The tumor (T) staging describes where the initial tumor has spread in the body. The categories include:

  • T1a. The tumor is limited to the sphincter of Oddi.
  • T1b. The tumor has invaded the duodenal submucosa.
  • T2. The tumor has invaded the duodenal proper muscle.
  • T3a. The tumor has invaded the pancreas less than or equal to 0.5 centimeters.
  • T3b. The tumor has invaded the pancreas greater than 0.5 centimeters.
  • T4. The tumor involves the celiac axis or superior mesenteric artery.

Nodes (N) refers to if the cancer has spread to nearby lymph nodes. This includes:

  • N0. No nodal metastasis has occurred.
  • N1. Between 1 and 3 nodal metastases have occurred.
  • N2. Greater than 4 nodal metastases have occurred.

Metastases (M) refers to metastasis, or if the cancer has spread to nearby organs. The more a cancer has spread, the more difficult the cancer usually is to treat.

  • M0. There is no distant metastasis.
  • M1. Distant metastasis has occurred.

Ampullary cancer treatment options depend on what stage the cancer is in. Because this cancer type is so rare, a 2020 review found that not much information is available to doctors about the effectiveness of different treatments.

Most treatments involve a combination of surgery and chemotherapy. Doctors may also recommend radiation to shrink or destroy a tumor, but this treatment is less common.

Early stage disease treatments

In early stage disease where the cancer hasn’t spread, a doctor will usually recommend surgery known as a pancreaticoduodenectomy. Another name for this procedure is a Whipple. In this procedure, a surgeon removes the:

  • head of the pancreas
  • duodenum
  • gallbladder
  • bile duct

Following the surgery, a doctor will usually recommend taking a medication to kill any remaining cancer cells. This is known as chemotherapy. The medication for ampullary cancer after a Whipple procedure is usually gemcitabine (Gemza), a medication that keeps cancer cells from rapidly dividing.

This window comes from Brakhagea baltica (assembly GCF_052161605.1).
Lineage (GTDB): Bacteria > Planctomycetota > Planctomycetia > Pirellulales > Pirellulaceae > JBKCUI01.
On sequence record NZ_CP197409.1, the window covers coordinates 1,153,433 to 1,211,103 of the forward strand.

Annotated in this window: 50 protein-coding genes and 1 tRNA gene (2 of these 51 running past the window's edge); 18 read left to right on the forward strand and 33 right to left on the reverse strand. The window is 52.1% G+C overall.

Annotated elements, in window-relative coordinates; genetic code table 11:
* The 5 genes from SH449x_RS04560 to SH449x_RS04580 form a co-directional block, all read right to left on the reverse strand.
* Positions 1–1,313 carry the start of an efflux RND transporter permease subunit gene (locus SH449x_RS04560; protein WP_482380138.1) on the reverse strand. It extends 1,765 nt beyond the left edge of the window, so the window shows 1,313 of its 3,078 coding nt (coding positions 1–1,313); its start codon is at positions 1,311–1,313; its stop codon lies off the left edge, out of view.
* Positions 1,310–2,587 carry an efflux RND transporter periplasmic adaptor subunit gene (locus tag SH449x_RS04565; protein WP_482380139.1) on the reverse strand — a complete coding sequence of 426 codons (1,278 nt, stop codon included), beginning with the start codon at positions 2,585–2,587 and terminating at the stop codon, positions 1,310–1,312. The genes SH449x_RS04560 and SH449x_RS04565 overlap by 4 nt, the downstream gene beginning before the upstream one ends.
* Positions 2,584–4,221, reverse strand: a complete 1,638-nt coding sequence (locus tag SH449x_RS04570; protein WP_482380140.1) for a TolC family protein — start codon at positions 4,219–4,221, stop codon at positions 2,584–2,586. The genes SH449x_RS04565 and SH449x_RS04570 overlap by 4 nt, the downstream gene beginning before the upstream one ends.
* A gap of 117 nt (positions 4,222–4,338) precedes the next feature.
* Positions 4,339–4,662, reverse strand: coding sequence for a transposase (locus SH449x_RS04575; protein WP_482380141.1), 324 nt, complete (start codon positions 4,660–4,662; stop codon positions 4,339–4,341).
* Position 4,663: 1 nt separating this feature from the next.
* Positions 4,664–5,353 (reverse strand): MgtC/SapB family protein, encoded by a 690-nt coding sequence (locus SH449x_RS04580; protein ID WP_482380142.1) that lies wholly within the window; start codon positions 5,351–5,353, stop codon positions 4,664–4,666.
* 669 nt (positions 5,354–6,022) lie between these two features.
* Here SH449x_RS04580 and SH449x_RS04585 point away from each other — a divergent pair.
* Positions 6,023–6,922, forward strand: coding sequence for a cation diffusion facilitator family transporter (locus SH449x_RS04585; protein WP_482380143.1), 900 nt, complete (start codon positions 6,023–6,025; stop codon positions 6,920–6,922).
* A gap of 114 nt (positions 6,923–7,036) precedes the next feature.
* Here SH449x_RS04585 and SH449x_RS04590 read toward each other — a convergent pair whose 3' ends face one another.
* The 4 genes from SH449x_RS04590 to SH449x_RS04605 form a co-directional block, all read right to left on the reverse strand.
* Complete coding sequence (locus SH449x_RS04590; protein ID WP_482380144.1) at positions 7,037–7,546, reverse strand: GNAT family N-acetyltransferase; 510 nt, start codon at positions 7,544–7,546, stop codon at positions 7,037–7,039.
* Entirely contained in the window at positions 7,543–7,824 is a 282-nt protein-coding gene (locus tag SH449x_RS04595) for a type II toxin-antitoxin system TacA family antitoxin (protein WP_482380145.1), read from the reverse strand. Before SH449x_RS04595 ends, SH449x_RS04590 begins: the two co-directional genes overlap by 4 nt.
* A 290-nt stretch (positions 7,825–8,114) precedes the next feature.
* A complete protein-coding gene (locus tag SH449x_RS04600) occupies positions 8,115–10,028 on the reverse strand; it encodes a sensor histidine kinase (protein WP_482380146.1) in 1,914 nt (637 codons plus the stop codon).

Treatments for late stage disease or unresectable tumor

Sometimes, ampullary cancer has spread to other organs or its location is unresectable, meaning a surgeon can’t remove it. When this happens, a doctor may prescribe chemotherapy medications to keep the cancer from spreading further. Ideally, this will also reduce symptoms.

A doctor may prescribe a combination of chemotherapy medications, such as an antimetabolite, like fluoropyrimidine or gemcitabine, with a platinum compound, like cisplatin or oxaliplatin. These medications attack cancer cells in different ways to keep the cancer from spreading.

Ampullary cancer tends to cause symptoms at earlier stages than other cancer types, such as pancreatic cancer. This helps to improve outcomes because the cancer is diagnosed at earlier, more treatable stages.

The 5-year survival rate for those with ampullary cancer whose cancer has not spread to nearby lymph nodes is 70 to 80 percent. The 5-year survival rate for cancer that has spread is 20 to 50 percent.

An estimated 45 percent of people treated with surgery for ampullary cancer experience a recurrence of their cancer. If a person has a tumor at stage T2 or higher, a doctor will usually recommend chemotherapy to prevent cancer recurrence.

As a note, these numbers are based on studies that (while still recent) are a couple of years old. Cancer research is constantly improving and the exact statistics of your prognosis are likely to be more positive.

Living with ampullary cancer

Because ampullary cancer is so rare and often involves similar treatments, many ampullary cancer survivors will join pancreatic cancer support groups. Examples of these and other cancer support groups include:

You can also visit to find out about clinical studies being conducted around the world. Be sure to discuss these trials with your doctor before pursuing any change or addition to your treatment plan.

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Ampullary cancer is a rare gastrointestinal cancer that has a good outlook with early treatment but is known to recur.

Although the condition most commonly occurs with no family history, those with certain hereditary conditions should talk with their doctor about their need for additional screening.